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Six out of every 1,000 Jamaican children in tertiary care - Reid

Ruel Reid speaks in State of the Nation debate

Published:Friday | September 22, 2017 | 12:00 AMErica Virtue
Ruel Reid

Education Minister Senator Ruel Reid yesterday made his contribution to the State of the Nation debate in the Upper House with a presentation, which though heavily skewed to the education side of his portfolio, nonetheless included a brief mention of matters on the information side.

His wide-ranging presentation of just over 40 minutes outlined achievements of the Ministry of Education since March 2016 up to August 2017. The minister disclosed to the Senate that six out of every 1,000 Jamaican children are in the tertiary child-protection system as the State finds itself intervening in the development of the nation's young that are in need of care and protection.

Reid disclosed that 4,621 children were in the tertiary child-protection system as at September 2016.

It is likely that the number has increased a year later.

According to Reid, "Of the number of children in care, 57 per cent, or 2,623, are living in a familial setting, support agency. (Foster care service - 864; family reintegration -724; and Supervision Orders - 1,035)."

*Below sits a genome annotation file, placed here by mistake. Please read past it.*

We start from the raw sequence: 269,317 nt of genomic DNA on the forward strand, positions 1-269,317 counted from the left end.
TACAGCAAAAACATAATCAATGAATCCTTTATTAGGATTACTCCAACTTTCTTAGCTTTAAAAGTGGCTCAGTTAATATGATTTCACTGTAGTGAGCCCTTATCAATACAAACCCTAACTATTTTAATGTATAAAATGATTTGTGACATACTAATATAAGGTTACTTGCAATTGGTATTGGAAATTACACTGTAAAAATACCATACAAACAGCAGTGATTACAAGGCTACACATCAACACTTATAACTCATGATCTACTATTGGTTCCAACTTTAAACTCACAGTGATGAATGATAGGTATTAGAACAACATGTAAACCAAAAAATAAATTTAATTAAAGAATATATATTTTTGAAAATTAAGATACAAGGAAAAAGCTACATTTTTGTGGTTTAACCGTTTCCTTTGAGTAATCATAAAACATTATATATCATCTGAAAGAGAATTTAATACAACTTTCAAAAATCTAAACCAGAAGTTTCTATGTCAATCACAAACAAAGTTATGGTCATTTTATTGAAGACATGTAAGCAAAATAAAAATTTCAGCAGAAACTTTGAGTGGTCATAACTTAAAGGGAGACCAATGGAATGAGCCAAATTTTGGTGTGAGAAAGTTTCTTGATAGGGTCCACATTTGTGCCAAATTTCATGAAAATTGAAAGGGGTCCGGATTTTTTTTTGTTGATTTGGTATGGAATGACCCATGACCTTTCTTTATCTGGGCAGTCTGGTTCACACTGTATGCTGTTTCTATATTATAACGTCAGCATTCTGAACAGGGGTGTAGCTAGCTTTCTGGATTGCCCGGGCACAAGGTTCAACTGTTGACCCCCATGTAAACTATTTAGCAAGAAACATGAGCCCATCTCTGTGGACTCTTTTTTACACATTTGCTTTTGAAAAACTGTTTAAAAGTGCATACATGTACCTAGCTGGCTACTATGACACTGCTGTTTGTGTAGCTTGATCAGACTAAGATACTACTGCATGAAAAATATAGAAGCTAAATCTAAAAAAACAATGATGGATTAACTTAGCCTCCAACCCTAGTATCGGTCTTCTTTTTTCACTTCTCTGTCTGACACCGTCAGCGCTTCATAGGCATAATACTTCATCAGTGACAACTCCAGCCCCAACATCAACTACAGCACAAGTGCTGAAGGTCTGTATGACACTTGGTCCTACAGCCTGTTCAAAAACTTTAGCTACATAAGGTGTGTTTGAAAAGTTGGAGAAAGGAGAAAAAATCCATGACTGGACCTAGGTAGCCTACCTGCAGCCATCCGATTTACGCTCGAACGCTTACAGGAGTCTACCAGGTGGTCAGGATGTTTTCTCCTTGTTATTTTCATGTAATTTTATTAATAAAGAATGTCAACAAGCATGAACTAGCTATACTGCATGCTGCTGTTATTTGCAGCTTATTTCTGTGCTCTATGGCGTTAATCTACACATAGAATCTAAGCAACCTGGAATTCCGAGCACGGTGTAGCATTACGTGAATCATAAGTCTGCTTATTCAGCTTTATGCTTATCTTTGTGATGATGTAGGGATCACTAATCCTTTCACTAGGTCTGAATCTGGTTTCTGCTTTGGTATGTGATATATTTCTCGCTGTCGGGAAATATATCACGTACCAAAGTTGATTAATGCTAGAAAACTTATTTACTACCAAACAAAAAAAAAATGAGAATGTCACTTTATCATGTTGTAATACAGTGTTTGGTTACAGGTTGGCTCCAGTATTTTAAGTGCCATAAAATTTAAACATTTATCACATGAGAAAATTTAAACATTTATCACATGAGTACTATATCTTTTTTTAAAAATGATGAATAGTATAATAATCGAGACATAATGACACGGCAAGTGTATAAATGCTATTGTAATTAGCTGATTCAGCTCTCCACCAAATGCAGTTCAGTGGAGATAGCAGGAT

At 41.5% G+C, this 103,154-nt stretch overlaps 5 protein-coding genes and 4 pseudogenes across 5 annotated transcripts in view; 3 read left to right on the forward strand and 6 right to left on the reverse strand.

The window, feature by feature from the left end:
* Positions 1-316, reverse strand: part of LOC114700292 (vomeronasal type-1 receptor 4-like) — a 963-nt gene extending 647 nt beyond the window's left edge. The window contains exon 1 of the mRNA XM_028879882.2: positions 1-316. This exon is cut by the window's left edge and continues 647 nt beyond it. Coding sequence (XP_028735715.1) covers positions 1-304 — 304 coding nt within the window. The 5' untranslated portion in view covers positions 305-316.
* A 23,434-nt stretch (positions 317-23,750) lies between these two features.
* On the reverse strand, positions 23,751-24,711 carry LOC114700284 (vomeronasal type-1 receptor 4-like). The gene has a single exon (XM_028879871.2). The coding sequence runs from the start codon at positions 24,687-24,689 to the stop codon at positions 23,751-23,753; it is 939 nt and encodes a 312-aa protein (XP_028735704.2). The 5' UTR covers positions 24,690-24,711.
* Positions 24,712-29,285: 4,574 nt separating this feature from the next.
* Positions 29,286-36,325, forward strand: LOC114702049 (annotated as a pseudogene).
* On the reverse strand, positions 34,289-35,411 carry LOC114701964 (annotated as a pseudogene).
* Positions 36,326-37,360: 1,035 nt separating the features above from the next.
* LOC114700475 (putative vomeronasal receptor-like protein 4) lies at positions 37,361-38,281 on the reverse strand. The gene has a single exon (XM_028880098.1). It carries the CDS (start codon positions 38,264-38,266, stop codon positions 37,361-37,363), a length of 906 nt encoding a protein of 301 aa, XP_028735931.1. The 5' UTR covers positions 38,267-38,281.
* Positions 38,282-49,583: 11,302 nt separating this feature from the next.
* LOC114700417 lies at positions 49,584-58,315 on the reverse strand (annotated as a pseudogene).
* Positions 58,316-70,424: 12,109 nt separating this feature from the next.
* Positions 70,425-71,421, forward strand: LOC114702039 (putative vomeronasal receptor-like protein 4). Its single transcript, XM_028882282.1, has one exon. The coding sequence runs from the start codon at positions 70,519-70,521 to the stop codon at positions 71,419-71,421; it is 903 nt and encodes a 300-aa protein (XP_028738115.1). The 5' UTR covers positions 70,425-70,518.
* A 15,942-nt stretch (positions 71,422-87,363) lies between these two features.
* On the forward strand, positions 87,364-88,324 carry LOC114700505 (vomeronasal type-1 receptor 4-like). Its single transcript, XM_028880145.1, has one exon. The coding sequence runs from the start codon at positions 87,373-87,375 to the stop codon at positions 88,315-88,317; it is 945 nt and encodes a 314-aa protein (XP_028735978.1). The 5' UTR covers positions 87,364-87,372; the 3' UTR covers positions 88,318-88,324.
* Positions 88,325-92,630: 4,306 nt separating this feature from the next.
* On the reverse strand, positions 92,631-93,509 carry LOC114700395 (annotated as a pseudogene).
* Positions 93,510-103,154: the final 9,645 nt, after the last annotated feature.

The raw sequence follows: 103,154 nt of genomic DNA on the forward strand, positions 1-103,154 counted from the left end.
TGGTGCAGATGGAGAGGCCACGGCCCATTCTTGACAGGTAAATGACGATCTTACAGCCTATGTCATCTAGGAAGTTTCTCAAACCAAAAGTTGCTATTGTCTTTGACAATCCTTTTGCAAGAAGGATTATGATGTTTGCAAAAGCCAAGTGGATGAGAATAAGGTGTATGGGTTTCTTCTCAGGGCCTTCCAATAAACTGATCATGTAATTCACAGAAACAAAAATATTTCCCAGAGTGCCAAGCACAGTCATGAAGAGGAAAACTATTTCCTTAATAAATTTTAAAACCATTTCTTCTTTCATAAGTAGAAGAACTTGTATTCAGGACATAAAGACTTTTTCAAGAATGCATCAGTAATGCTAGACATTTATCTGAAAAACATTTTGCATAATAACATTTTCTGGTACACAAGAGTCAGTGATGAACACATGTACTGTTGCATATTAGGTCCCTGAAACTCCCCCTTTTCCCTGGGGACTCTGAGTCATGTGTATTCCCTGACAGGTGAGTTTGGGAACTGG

Forty-three per cent, or 1,998, were living in residential care supported by 47 children's homes and nine places of safety, which are operated by the Child Development Agency.


Financial support review


Reid said that a strategic review is being done by the ministry with a view to reducing the disparities in financial support between the Government and private homes to guarantee that the children get the best possible service.

Speaking to other portfolio issues, he said that expenditure of $554.3 million under the schools maintenance programme to repair 172 schools had been made and that a significant number of repairs were done prior to the start of the 2016-2017 academic year.

At the same time, 34 schools have been removed from the shift system, and of the remaining 42, thirteen will be removed in the current academic year, while the others will be phased out over the years, Reid said.